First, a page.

This is a small (18 x 8 mm) breakout board for ST Microelectronics' latest VL53L0X proximity sensor. The sensor is the successor to the VL6180X ambient light and proximity sensor. The VL53L0X offers ranging only, but extends the range of accurate distance detection out to 2 meters. And because the patented ranging technology uses time-of-flight from a 940 nm laser, the range estimation is independent of surface reflectivity. This means higher accuracy in any weather or environmental conditions compared to ranging technologies that depend on changing reflectance to estimate range.
From the data sheet: "The VL53L0X is a new generation Time-of-Flight (ToF) laser-ranging module housed in the smallest package on the market today, providing accurate distance measurement whatever the target reflectances unlike conventional technologies. It can measure absolute distances up to 2m, setting a new benchmark in ranging performance levels, opening the door to various new applications.
The VL53L0X integrates a leading-edge SPAD array (Single Photon Avalanche Diodes) and embeds ST’s second generation FlightSenseTM patented technology. The VL53L0X’s 940nm VCSEL emitter (Vertical Cavity Surface-Emitting Laser), is totally invisible to the human eye, coupled with internal physical infrared filters, it enables longer ranging distance, higher immunity to ambient light and better robustness to cover-glass optical cross-talk."
Here the VL53L0X is broken out onto a super small board intended to be mounted directly onto an MCU like a Teensy 3.2 or Dragonfly. Because the VL53L0X is such a low power sensor, it can be powered from 3.3 V via a digitalWrite(HIGH) from any digital GPIO. Or use it on the breadboard, but 3.3 V only; the VL53L0X is not 5 V tolerant!
Unlike the VL6180X, the VL53L0X input voltage range spans from 2.6 to 3.5 v, so standard 3.3 V sources can be used to power the sensor without the on-board 2.8 V LDO voltage regulator that is required for the VL6180X sensor. Hence, the price of the VL53L0X breakout board is a little less than that of the VL6180X. Of course, there is no ambient light sensor embedded in the VL53L0X either.
Lastly, the VL53L0X comes with a protective Kapton film that should be gently removed with non-metallic tweezers before being put into your application.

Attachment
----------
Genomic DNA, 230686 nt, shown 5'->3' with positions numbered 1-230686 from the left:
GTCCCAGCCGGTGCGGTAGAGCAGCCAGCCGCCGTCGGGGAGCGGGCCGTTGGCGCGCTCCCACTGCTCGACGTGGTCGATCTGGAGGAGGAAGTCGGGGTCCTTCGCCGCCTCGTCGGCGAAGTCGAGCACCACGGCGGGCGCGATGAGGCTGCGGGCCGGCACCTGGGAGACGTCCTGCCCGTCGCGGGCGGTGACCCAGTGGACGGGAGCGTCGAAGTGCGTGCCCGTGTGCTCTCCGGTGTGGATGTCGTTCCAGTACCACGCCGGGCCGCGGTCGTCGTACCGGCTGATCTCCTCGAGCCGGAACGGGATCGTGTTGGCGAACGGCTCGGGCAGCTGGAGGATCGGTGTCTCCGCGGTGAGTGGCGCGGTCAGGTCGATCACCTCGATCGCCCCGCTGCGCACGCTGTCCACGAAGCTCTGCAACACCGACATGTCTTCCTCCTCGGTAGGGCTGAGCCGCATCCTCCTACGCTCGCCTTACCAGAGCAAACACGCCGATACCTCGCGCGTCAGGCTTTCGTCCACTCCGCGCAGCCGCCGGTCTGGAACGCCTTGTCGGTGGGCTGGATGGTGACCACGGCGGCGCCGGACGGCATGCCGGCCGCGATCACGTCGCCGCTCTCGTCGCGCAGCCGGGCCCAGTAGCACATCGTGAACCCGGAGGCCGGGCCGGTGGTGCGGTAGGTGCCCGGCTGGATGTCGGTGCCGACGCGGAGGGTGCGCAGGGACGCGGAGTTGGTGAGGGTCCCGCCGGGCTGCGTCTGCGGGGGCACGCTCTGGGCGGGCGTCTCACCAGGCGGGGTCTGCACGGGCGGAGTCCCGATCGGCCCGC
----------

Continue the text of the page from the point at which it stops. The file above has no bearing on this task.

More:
I like sensors, new and small and I can't resist trying out the latest and greatest.
But there is a practical reason as well. For flying or rolling robots there is a real need for small, accurate proximity sensing for collision avoidance, near-field object range detection, gesture recognition, and altitude hold. At 2 meters, the VL53L0x opens a wide range (pun intended) of applications in a super small, low-power package that can easily be incorporated into very small robots.
This breakout board is small and simple to use. It breaks out SDA/SCL, 3V3 and GND, an active LOW shutdown pin (pulled HIGH) and an interrupt for the host. It has everything you need to incorporate this sensor in your project or on the breadboard for testing and application code development.
The only fly in the ointment is that ST expects customers to use their API and build application code on top of this. This is fine if you are a cellphone maker, the target market. But if you are a hacker, robot maker, or hobbyist, Arduino is what you'll likely be using and ST has so far refused to even provide the register map for this sensor. Never fear, their API has enough details to allow a basic Arduino sketch to be constructed; it provides distance in mm that seems accurate enough. Pololu has a nice Arduino version of the ST API here. Typical sample data rate using the interrupt for data ready is 30 Hz and the data seem accurate to 1 or 2 mm out to 2 meters. Pretty nice sensor!
Here is a version of ST's API made to run on the Raspberry Pi.
You can order the pcb directly from OSH Park if you want to save a little money and assemble your own. Or order the fully assembled and tested board from me and see what 2 meter ranging can do for your next robot project!
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